The traditional approach for evaluating capital improvement options within networked hydraulic systems typically considers few alternatives. These alternatives are often modeled to understand the benefits of each, estimate the planning-level costs for the most promising alternatives, and select the most cost-effective alternative for more detailed design. This approach works well if the assessed area is small or the number of potential alternatives is limited. However, as the scale of master planning increases to include larger systems, watersheds, and entire towns, the need to evaluate many controls and conveyance systems result in a vast number of alternatives. Determination of the potential combinations of green and grey infrastructure solutions to meet the growing number of municipal objectives such as water quality, flooding, and other environmental and social benefits while also considering cost-effectiveness is near impossible. The required resources using more traditional manual methods is very challenging and often results in incomplete, partial, or no comparisons of alternatives, resulting in the selection of less cost-efficient projects. With advances in computing power and optimization algorithms, a more efficient and objective-based approach to assess hundreds of thousands of capital improvement alternatives is possible.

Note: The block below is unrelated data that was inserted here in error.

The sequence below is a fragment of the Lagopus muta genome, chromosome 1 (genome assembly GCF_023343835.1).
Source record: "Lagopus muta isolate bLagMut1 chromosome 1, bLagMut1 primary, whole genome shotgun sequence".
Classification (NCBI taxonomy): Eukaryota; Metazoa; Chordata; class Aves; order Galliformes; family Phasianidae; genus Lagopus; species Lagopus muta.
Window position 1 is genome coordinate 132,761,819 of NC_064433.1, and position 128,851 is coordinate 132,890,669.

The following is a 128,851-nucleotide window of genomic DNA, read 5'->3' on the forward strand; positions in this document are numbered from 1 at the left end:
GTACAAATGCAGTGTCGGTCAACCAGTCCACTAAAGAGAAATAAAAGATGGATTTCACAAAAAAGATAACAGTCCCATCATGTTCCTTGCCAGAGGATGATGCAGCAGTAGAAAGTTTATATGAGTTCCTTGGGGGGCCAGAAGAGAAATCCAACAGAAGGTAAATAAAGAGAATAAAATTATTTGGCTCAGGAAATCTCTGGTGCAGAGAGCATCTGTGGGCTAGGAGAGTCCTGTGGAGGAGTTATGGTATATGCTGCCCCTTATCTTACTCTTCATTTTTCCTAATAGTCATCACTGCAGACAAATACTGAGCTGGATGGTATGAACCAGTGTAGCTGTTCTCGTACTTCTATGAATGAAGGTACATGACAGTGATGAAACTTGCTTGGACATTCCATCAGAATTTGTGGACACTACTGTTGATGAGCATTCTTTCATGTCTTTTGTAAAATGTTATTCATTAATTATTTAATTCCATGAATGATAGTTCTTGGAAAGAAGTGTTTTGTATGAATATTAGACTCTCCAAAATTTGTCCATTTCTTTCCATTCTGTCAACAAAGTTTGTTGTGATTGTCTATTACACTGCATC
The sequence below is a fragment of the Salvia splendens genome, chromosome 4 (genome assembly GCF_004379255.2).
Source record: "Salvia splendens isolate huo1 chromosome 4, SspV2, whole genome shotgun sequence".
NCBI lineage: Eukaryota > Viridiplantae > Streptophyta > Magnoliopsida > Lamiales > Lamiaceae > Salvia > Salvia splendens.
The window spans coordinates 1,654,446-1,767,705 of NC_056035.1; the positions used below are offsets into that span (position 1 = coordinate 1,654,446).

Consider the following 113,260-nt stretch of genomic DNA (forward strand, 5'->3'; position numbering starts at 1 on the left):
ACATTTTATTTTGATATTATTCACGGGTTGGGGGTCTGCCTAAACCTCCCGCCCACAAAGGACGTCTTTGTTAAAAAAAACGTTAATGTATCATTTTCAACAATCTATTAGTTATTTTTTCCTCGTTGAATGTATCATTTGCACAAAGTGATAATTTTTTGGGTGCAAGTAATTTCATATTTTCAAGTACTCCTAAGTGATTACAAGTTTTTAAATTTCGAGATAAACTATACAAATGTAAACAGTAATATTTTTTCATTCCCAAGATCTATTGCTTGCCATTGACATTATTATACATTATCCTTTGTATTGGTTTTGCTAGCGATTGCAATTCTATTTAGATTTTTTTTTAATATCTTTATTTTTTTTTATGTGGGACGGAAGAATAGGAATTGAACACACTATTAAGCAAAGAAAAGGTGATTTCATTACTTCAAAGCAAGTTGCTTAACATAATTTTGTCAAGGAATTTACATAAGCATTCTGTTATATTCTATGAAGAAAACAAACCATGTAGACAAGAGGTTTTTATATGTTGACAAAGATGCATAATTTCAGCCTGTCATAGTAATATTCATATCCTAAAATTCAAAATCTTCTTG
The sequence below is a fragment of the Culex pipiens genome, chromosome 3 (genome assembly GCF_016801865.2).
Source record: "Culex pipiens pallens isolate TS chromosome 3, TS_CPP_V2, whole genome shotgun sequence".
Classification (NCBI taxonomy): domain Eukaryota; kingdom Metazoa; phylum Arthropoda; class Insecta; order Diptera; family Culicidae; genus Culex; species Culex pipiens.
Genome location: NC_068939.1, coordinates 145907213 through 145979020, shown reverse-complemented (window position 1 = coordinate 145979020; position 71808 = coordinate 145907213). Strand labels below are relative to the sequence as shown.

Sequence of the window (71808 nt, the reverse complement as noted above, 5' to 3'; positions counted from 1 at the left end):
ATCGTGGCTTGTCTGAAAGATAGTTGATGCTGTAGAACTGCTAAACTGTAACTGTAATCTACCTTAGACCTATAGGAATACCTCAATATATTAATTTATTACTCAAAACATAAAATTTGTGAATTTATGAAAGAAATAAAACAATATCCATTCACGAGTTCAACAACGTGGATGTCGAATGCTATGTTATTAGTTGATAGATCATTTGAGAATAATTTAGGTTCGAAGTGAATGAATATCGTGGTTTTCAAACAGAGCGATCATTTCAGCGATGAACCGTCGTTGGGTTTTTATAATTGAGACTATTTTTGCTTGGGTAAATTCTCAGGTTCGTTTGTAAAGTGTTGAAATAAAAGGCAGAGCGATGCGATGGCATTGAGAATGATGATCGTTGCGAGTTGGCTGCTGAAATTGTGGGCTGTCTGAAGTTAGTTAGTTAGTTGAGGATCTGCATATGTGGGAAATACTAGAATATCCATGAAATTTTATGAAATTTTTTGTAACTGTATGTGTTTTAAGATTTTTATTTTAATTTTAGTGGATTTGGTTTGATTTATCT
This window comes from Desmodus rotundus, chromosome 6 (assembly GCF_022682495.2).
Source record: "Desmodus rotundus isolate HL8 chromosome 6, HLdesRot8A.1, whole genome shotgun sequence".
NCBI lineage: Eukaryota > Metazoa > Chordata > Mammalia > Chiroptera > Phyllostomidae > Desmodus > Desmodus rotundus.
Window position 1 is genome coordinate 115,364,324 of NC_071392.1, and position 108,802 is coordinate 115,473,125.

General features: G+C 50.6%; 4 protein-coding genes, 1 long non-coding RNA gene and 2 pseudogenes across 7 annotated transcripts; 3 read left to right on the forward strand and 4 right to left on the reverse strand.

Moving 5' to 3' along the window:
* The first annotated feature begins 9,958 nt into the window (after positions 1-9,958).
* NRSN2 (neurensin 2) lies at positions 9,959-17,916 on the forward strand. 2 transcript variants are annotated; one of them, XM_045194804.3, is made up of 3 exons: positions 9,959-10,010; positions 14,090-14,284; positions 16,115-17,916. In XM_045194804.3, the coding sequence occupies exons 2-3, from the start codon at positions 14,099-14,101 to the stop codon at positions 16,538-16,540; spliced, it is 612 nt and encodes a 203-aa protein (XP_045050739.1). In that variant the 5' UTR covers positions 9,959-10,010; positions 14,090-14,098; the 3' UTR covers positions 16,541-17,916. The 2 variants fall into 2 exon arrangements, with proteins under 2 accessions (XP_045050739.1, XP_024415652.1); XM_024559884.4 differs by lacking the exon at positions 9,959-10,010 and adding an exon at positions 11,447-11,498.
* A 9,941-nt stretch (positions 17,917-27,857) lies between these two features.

To demonstrate the power of this approach, a case study using optimization software, costs, hydraulic performance, and considering environmental and social benefits (e.g., triple bottom line assessment) for the Renfrew Neighborhood pilot study within the City of Calgary will be presented to determine the potential least-cost alternatives scenarios that provide the greatest stormwater and conveyance systems benefits. This presentation will share the process for the development of optimized assessment. The presentation assesses infrastructure improvements that reduce localized flooding, eliminate basement back-ups, and improve downstream water quality using combinations of gray and green infrastructure. The project demonstrates how tailored algorithms and localized cost curves were used in conjunction with EPA SWMM and a triple bottom line post-processing step to determine cost-efficient infrastructure improvements to meet City objectives.
Dr. Scott Struck has more than 18 years of water resources experience. His practice focuses on the planning and implementation of distributed and centralized source control measures, conveyance, and other stormwater management approaches to meet drainage and regulatory requirements. He is experienced in infrastructure prioritization, modeling, design, optimization, monitoring, performance assessment, economic and triple bottom line cost analyses, and integrated watershed planning. He has participated in projects throughout North America and has contributed to the development of several computational stormwater management and cost tools, including the cost module of EPA’s National Stormwater Calculator and the US National Academies of Sciences Watershed-Based Planning Approach and Toolbox.
Dr. Struck serves as an associate journal editor for the Journal of Sustainable Water in the Built Environment and is currently the President of the Environmental and Water Resources Institute of the American Society of Civil Engineers.